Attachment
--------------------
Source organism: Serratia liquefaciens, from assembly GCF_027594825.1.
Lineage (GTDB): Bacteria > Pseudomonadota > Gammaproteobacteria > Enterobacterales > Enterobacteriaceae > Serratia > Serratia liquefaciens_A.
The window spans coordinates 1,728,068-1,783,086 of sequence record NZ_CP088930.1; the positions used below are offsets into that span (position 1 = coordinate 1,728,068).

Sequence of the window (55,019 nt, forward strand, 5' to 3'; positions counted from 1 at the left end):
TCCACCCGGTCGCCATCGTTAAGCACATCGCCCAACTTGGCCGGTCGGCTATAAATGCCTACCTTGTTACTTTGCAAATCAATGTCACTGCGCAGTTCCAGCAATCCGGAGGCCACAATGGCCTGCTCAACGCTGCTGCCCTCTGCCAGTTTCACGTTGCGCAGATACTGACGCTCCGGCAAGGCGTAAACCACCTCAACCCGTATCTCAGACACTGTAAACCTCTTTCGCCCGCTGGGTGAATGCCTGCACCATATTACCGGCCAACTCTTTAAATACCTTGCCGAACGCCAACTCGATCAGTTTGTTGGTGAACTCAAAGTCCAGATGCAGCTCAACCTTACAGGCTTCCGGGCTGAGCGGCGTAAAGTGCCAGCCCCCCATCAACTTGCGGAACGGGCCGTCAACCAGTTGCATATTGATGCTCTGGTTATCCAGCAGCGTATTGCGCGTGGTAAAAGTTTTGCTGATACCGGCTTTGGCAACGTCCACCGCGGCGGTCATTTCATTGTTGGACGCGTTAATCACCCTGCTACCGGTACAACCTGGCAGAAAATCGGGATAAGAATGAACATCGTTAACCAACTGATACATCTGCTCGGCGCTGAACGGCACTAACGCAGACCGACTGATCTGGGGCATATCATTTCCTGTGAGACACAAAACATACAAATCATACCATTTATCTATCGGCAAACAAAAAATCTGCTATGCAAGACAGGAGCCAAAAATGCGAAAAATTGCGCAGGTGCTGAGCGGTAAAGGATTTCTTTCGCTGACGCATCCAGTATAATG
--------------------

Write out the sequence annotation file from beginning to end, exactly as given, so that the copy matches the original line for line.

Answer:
Source organism: Serratia liquefaciens, from assembly GCF_027594825.1.
Lineage (GTDB): Bacteria > Pseudomonadota > Gammaproteobacteria > Enterobacterales > Enterobacteriaceae > Serratia > Serratia liquefaciens_A.
The window spans coordinates 1,728,068-1,783,086 of sequence record NZ_CP088930.1; the positions used below are offsets into that span (position 1 = coordinate 1,728,068).

Sequence of the window (55,019 nt, forward strand, 5' to 3'; positions counted from 1 at the left end):
TCCACCCGGTCGCCATCGTTAAGCACATCGCCCAACTTGGCCGGTCGGCTATAAATGCCTACCTTGTTACTTTGCAAATCAATGTCACTGCGCAGTTCCAGCAATCCGGAGGCCACAATGGCCTGCTCAACGCTGCTGCCCTCTGCCAGTTTCACGTTGCGCAGATACTGACGCTCCGGCAAGGCGTAAACCACCTCAACCCGTATCTCAGACACTGTAAACCTCTTTCGCCCGCTGGGTGAATGCCTGCACCATATTACCGGCCAACTCTTTAAATACCTTGCCGAACGCCAACTCGATCAGTTTGTTGGTGAACTCAAAGTCCAGATGCAGCTCAACCTTACAGGCTTCCGGGCTGAGCGGCGTAAAGTGCCAGCCCCCCATCAACTTGCGGAACGGGCCGTCAACCAGTTGCATATTGATGCTCTGGTTATCCAGCAGCGTATTGCGCGTGGTAAAAGTTTTGCTGATACCGGCTTTGGCAACGTCCACCGCGGCGGTCATTTCATTGTTGGACGCGTTAATCACCCTGCTACCGGTACAACCTGGCAGAAAATCGGGATAAGAATGAACATCGTTAACCAACTGATACATCTGCTCGGCGCTGAACGGCACTAACGCAGACCGACTGATCTGGGGCATATCATTTCCTGTGAGACACAAAACATACAAATCATACCATTTATCTATCGGCAAACAAAAAATCTGCTATGCAAGACAGGAGCCAAAAATGCGAAAAATTGCGCAGGTGCTGAGCGGTAAAGGATTTCTTTCGCTGACGCATCCAGTATAATG